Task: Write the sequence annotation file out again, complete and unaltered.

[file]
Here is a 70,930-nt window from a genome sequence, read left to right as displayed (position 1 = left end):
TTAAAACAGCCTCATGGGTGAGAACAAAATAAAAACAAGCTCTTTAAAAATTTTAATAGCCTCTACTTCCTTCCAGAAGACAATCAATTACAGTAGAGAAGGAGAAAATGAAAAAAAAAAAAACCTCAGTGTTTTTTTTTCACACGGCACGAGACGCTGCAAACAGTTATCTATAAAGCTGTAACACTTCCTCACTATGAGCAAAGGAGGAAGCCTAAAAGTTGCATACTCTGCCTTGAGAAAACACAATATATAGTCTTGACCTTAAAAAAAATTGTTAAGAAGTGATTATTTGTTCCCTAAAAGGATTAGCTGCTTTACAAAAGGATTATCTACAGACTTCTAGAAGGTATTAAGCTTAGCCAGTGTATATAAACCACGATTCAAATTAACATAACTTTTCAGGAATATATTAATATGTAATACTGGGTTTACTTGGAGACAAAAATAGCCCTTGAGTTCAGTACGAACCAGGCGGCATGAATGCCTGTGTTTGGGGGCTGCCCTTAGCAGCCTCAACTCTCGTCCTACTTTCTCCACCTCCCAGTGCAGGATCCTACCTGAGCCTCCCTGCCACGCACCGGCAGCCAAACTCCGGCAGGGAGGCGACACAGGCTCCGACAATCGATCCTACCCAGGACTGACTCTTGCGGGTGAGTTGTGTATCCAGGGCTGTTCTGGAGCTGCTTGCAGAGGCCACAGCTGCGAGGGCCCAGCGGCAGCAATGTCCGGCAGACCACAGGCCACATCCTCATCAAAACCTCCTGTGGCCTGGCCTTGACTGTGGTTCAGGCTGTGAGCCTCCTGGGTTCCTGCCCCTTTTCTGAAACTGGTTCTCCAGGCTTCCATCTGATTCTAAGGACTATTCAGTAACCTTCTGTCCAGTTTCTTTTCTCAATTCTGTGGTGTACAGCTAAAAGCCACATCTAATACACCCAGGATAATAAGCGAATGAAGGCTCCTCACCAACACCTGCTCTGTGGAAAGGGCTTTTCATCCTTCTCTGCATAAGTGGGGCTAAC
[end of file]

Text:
Here is a 70,930-nt window from a genome sequence, read left to right as displayed (position 1 = left end):
TTAAAACAGCCTCATGGGTGAGAACAAAATAAAAACAAGCTCTTTAAAAATTTTAATAGCCTCTACTTCCTTCCAGAAGACAATCAATTACAGTAGAGAAGGAGAAAATGAAAAAAAAAAAAACCTCAGTGTTTTTTTTTCACACGGCACGAGACGCTGCAAACAGTTATCTATAAAGCTGTAACACTTCCTCACTATGAGCAAAGGAGGAAGCCTAAAAGTTGCATACTCTGCCTTGAGAAAACACAATATATAGTCTTGACCTTAAAAAAAATTGTTAAGAAGTGATTATTTGTTCCCTAAAAGGATTAGCTGCTTTACAAAAGGATTATCTACAGACTTCTAGAAGGTATTAAGCTTAGCCAGTGTATATAAACCACGATTCAAATTAACATAACTTTTCAGGAATATATTAATATGTAATACTGGGTTTACTTGGAGACAAAAATAGCCCTTGAGTTCAGTACGAACCAGGCGGCATGAATGCCTGTGTTTGGGGGCTGCCCTTAGCAGCCTCAACTCTCGTCCTACTTTCTCCACCTCCCAGTGCAGGATCCTACCTGAGCCTCCCTGCCACGCACCGGCAGCCAAACTCCGGCAGGGAGGCGACACAGGCTCCGACAATCGATCCTACCCAGGACTGACTCTTGCGGGTGAGTTGTGTATCCAGGGCTGTTCTGGAGCTGCTTGCAGAGGCCACAGCTGCGAGGGCCCAGCGGCAGCAATGTCCGGCAGACCACAGGCCACATCCTCATCAAAACCTCCTGTGGCCTGGCCTTGACTGTGGTTCAGGCTGTGAGCCTCCTGGGTTCCTGCCCCTTTTCTGAAACTGGTTCTCCAGGCTTCCATCTGATTCTAAGGACTATTCAGTAACCTTCTGTCCAGTTTCTTTTCTCAATTCTGTGGTGTACAGCTAAAAGCCACATCTAATACACCCAGGATAATAAGCGAATGAAGGCTCCTCACCAACACCTGCTCTGTGGAAAGGGCTTTTCATCCTTCTCTGCATAAGTGGGGCTAAC